“I woke up in the hospital with a stent in my heart and decided that smoking wasn’t a good idea, after what I just went through,” she said.
While Angie was recovering in the hospital, she had a visit from Mark Potuck, Tobacco Treatment Specialist at Goshen Hospital, who talks to every patient who smokes. He explained how toxins from tobacco affect the cardiovascular system. A single puff on a cigarette could constrict blood vessels by 50 percent.
A smoking cessation support group that Mark coordinates helps patients kick a tobacco habit. But it wasn’t the right fit for Angie. Instead, she went cold turkey and quit smoking on her own.

“Being a single grandparent raising three children, there’s not much time to go to support groups or even go online,” she said. “My support is these kids.”
Her grandchildren also gave Angie the inspiration she needed to make better food choices. Before her heart attack, Angie lived on Ho Hos, brownies, Pepsi, coffee with chocolate syrup and creamers every day.
As soon as she got out of the hospital, Angie switched to vegetables, fruits and lean meats, instead of her go-to favorites – pasta, mashed potatoes and gravy. She also took her cholesterol medication seriously.

Recovery: A day at a time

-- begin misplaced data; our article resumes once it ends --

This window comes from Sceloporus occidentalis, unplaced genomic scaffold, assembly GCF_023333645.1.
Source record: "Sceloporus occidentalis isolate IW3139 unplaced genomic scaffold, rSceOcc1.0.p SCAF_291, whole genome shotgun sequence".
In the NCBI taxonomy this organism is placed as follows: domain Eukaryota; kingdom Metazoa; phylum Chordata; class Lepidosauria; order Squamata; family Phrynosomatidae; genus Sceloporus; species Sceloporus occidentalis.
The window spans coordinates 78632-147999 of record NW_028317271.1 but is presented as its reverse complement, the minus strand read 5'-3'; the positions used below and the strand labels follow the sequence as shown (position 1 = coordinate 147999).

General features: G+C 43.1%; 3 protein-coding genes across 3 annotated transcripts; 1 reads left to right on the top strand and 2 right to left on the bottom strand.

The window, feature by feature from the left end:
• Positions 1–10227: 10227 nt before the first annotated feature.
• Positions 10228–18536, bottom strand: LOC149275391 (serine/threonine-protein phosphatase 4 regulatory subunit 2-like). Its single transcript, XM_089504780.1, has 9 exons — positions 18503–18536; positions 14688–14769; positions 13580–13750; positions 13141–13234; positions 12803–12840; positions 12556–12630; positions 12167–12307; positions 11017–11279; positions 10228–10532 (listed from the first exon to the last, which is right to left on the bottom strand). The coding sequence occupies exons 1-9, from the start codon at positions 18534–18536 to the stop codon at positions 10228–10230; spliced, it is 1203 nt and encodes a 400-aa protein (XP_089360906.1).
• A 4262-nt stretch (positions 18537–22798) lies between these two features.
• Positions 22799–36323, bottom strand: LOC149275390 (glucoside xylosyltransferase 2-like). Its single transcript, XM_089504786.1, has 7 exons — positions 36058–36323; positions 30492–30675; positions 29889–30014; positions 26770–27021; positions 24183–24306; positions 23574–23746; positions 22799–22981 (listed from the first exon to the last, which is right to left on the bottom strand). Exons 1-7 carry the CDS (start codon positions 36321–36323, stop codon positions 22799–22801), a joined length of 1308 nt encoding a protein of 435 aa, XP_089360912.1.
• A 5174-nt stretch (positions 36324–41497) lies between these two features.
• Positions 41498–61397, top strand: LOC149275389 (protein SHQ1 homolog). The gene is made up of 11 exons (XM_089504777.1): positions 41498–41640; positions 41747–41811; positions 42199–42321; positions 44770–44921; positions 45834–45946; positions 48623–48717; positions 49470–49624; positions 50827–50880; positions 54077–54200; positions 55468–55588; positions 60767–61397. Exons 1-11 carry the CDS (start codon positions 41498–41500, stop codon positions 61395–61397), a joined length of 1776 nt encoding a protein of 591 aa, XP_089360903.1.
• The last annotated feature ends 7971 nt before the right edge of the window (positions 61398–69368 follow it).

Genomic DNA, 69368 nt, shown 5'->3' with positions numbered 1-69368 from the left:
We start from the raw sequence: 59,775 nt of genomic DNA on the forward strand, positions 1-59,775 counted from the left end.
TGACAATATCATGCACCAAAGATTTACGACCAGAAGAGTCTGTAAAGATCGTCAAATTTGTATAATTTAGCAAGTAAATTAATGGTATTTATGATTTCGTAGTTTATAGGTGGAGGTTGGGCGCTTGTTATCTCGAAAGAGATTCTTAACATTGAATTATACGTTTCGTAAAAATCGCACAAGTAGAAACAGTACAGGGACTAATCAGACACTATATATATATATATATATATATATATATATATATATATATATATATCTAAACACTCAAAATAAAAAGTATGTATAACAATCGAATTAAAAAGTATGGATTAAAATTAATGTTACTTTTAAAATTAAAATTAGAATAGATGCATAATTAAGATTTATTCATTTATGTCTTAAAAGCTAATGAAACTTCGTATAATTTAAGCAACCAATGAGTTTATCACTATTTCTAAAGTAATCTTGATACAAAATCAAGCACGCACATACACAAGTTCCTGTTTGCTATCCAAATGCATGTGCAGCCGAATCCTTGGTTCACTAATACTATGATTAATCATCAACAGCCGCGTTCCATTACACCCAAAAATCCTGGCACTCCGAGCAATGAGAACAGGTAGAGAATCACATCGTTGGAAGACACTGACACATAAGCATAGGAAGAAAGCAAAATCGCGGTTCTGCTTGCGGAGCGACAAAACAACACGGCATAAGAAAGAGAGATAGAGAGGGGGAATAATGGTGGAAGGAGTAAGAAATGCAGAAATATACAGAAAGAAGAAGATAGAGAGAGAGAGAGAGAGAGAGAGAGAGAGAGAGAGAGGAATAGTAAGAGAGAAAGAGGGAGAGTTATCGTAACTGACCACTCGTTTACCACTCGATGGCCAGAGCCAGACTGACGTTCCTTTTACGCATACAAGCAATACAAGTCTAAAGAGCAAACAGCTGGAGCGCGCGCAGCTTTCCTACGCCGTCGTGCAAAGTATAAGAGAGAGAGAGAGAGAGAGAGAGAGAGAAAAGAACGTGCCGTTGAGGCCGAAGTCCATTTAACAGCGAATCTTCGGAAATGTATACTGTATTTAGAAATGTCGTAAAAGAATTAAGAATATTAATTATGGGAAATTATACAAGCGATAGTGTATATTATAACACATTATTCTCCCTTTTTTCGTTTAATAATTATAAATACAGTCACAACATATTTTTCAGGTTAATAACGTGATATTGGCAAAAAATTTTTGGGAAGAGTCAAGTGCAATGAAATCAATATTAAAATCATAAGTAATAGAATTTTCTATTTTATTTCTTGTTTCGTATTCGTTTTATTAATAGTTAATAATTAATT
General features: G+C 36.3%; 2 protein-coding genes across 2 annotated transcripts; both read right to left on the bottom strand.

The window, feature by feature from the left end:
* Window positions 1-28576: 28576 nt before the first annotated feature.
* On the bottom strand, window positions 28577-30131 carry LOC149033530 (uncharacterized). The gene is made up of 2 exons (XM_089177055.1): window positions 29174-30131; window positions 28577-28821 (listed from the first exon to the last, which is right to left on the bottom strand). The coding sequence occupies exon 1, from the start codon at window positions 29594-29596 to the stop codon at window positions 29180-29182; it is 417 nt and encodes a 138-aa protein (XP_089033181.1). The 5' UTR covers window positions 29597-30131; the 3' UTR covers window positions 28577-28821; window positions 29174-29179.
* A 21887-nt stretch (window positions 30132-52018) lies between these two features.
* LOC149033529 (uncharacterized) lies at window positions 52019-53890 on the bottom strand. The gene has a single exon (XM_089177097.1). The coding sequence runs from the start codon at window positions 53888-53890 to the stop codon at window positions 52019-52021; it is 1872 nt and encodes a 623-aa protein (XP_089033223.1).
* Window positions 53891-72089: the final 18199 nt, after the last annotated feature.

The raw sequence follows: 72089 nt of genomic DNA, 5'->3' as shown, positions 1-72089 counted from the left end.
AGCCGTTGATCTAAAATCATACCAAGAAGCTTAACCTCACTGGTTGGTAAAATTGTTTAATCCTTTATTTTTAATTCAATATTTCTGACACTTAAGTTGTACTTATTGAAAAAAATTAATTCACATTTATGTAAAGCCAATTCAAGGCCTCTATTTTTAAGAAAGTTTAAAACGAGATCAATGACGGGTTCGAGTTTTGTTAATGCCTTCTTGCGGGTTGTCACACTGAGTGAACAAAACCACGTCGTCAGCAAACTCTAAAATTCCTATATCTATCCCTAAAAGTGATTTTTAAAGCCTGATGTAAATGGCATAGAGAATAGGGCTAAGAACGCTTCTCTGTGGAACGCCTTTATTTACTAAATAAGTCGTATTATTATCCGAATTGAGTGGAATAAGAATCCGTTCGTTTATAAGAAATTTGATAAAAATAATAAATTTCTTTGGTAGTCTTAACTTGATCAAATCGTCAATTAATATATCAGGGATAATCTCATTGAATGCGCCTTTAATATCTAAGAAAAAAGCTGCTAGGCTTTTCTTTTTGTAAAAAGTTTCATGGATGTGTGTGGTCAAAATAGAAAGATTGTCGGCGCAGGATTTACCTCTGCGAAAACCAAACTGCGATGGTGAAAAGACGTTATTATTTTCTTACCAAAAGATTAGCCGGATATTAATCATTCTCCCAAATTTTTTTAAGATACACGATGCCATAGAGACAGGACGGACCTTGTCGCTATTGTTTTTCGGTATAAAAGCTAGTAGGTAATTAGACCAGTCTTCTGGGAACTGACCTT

The mental and emotional roller coaster after her heart attack proved a bigger challenge for Angie than physical recovery. Questions swirled constantly in her head and raised her anxiety.
Will a heart attack happen again? How much cholesterol had built up in her body over the years? Could she really eat right and get rid of the plaque in her arteries?
“Dr. Kamath told me to just take it one step at a time,” she said. “Don’t try to quit everything all at once.”
Those reassurances and the unwavering support from her family gave Angie the strength and determination to move forward.
“I have a lot more to live for than I thought,” she said. “That’s what helped me change.”

Every second counts

Four out of 10 women have no chest pain during a heart attack, according to recent studies. Many women, like Angie, think they have indigestion, nausea or other digestive problems. In addition, younger women – age 34 to 54 – are more likely to develop heart disease these days.
That’s why Angie openly shares her story in hopes that others won’t miss signs of a life-threatening situation like hers. She also believes children need to know what to do if an adult in the home has symptoms.
“Tell your children to call the ambulance – call 911,” Angie said.
Here are common symptoms of heart attack in women.

  • Back or jaw pain
  • Cold sweats
  • Dizziness or feeling like you might pass out
  • Fatigue
  • Weakness
  • Heavy or weak feeling in the arms
  • Nausea
  • Shortness of breath

 If you are concerned about your heart, talk to your primary care provider or call (574) 533-7476 to make an appointment at Goshen Heart & Vascular Center. Goshen’s high standards of care have consistently been recognized by the American College of Cardiology and American Heart Association. Goshen Hospital earned a Chest Pain Center Accreditation in 2022.